During the 2011 college football season, there were many draft pundits projecting Clemson defensive tackle Brandon Thompson to be a first-round pick in the 2012 NFL Draft. It was clear why they felt that way, as Thompson was a disruptive force for the Tigers, and set up a huge season for teammate Andre Branch. Coming off a strong Senior Bowl and Pro Day, Thompson is hoping to hear his name in the first round of the draft.
"I felt like I had a really good pro day. All the questions I left out from the Combine, which was my 40 and stuff. I did a good job with that and showcased what I need to showcase."
Thompson is in the mix with a strong group of defensive tackles. Memphis' Dontari Poe, Mississippi State's Fletcher Cox, LSU's Michael Brockers, Michigan State's Jerel Worthy, Penn State's Devon Still and Connecticut's Kendall Reyes are highly thought of with Thompson. It will be a tough fight for them all to go in the first round, but Thompson has some abilities to help separate himself from the pack.
In meeting with teams at the Combine, Thompson has heard from NFL teams that they believe he can fit in any system. At Clemson, Thompson was primarily a nose tackle in a 4-3 defense. In speaking with NFL coaches, they've told Thompson that they believe he also play defensive end in a 3-4 set and nose tackle in a 3-4. The 6-foot-2, 311-pound Thompson has the speed to fire off the snap and cause disruption. He also has the strength to hold his ground at the point of attack and occupy multiple blockers. That versatility should really help him on Draft Day, especially with the lack of zero-technique (3-4 nose tackle) prospects in the draft.
"Yeah I have a little experience playing those positions. I feel that it wouldn't be difficult to pick up and learn. I'd be ready to play. I've talked with teams about playing every position from zero out. I'm ready to play any position in any kind of defense."
Another key characteristic of Thompson's that sets him apart is what he did to help his teammates. Thompson is the only defensive tackle in the group above that helped two different defensive end teammates produce double-digit sacks. Even though Thompson did not get a huge sack total at Clemson, his ability to occupy blockers was a huge aide in Da'Quan Bowers recording 15.5 sacks in 2010 and Andre Branch totaling 10.5 sacks in 2011.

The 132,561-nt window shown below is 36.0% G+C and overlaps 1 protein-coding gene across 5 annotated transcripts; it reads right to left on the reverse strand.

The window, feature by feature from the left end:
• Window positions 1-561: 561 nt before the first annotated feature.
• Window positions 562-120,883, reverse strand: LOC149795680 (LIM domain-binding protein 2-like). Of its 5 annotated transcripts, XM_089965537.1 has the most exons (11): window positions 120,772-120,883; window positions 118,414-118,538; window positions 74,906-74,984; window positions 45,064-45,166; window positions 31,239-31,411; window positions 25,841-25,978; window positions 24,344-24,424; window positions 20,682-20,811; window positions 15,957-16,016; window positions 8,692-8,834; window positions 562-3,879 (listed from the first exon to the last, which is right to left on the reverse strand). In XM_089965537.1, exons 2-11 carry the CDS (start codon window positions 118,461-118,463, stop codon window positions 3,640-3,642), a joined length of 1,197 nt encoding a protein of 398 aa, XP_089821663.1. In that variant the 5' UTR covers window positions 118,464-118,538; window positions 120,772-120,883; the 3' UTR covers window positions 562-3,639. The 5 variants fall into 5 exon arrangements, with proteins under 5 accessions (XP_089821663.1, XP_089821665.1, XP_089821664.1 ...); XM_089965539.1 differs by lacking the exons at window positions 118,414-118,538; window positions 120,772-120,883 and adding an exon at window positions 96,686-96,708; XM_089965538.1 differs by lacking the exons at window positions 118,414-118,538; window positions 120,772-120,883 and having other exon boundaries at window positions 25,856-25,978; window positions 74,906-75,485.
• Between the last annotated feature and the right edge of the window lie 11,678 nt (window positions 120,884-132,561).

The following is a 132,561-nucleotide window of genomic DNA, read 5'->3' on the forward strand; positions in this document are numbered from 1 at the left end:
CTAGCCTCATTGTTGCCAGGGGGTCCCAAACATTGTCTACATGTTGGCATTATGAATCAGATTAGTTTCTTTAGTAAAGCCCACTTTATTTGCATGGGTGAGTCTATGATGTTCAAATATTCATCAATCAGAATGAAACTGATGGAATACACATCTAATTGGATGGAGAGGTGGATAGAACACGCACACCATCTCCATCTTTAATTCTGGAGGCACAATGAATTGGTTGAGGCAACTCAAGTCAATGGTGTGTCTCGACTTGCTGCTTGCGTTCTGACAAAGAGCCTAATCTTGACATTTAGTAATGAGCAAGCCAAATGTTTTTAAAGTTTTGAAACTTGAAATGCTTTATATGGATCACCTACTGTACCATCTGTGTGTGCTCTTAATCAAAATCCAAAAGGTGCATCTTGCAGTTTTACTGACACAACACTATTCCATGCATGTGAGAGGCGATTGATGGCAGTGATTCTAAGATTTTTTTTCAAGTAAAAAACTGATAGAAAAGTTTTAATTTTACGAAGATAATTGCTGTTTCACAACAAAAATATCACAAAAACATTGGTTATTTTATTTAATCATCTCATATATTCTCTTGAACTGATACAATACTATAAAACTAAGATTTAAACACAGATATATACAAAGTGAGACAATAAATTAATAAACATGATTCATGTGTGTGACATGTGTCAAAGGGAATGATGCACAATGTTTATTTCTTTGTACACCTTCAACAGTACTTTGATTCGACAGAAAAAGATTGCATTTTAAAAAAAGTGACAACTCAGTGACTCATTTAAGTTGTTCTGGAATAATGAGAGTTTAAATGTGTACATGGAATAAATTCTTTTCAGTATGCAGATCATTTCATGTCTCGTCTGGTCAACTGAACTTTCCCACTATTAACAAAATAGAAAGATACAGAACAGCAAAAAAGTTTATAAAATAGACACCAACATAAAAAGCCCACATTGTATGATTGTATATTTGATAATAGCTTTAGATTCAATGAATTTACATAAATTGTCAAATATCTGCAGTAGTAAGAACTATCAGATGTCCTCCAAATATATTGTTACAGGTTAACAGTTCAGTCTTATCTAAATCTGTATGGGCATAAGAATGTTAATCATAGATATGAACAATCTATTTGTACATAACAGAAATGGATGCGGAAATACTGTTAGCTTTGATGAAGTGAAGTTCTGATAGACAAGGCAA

"Just being inside next to those guys was a great experience. We've been around each other for so long and we know each other. We built that chemistry and we knew what to expect and that made it that much easier."
Back in September, Bowers discussed his former teammate with WalterFootball.com
"Brandon Thompson made my job a whole lot easier," Bowers said. "The amount of double teams he took on to get me the chance to rush one-on-one. He is part of the reason why I had 15.5 sacks my junior year. He is going to demand double teams because he is not going to get blocked one-on-one. Any time you can get a guy like that on your team he is going to help the whole line."
Thompson said whether it was crashing into the guard and center off the snap, or getting double teamed as a three technique, he got used to taking on two linemen at a time. His ability to take on double teams was critical for Branch and Bowers.
"That's easy enough. I eat up doubles. With them on the other side, they get single blocked and are free to go one-on-one a lot. The doubles came both ways as a nose or three. You don't know what you're going to get so you have to be ready for anything."
Thompson said his current focus is on finishing off plays himself and not leaving it to teammates to make a tackle. Being disruptive isn't enough for the Clemson standout. While he causes havoc at the line of scrimmage, Thompson has his sights set on doing more than that in the NFL.
"I just want to work on every aspect of my game. The most important thing for me to work on is finishing the play. Those one or two steps I need to get to the quarterback or ball carrier. I want to be labeled as an every down defensive linemen. That is a goal of mine."
With his Pro Day done, Thompson is setting up visits with teams. He plans on visiting a number of teams after what he felt was smooth sailing in the Senior Bowl and Combine interviews.
"I have a visit set up with Atlanta coming up soon. The Combine interviews went well. I met with a lot of teams. We had great conversations. Everything went well."
Thompson enters the league with lofty goals, so whoever selects him will land a player who is driven to do great things on the field and not just cash in off of it. As a closing statement, Thompson made his goals crystal clear.
"I want to be one of the best d-tackles to ever play the game."
I realize it is hard to know intimate details about every team in the league. But Ballard didn't need to address Luck's protection. Over the last half of the season the Colts offensive line showed major improvement. They have a solid player in Haeg and Clark went from completely worthless in preseason action to being a serviceable RT by the last 4 games. I expect the growth from Kelly across the right side of the line to be enough to have fixed the OL. Grigson was mostly worthless outside of 2012 draft but his parting gift of the 2016 draft class of lineman might have finally been the OL answer.
I understand you think from your perspective, but by now you should understand you do not come close to thinking like the Seahawks F.O., as a fan I have come to embrace not knowing their thought pattern and enjoy the ride. Many would feel you are along the lines of what the old-school GM of the Colts said of Mel Kiper. But your site keeps me amused at times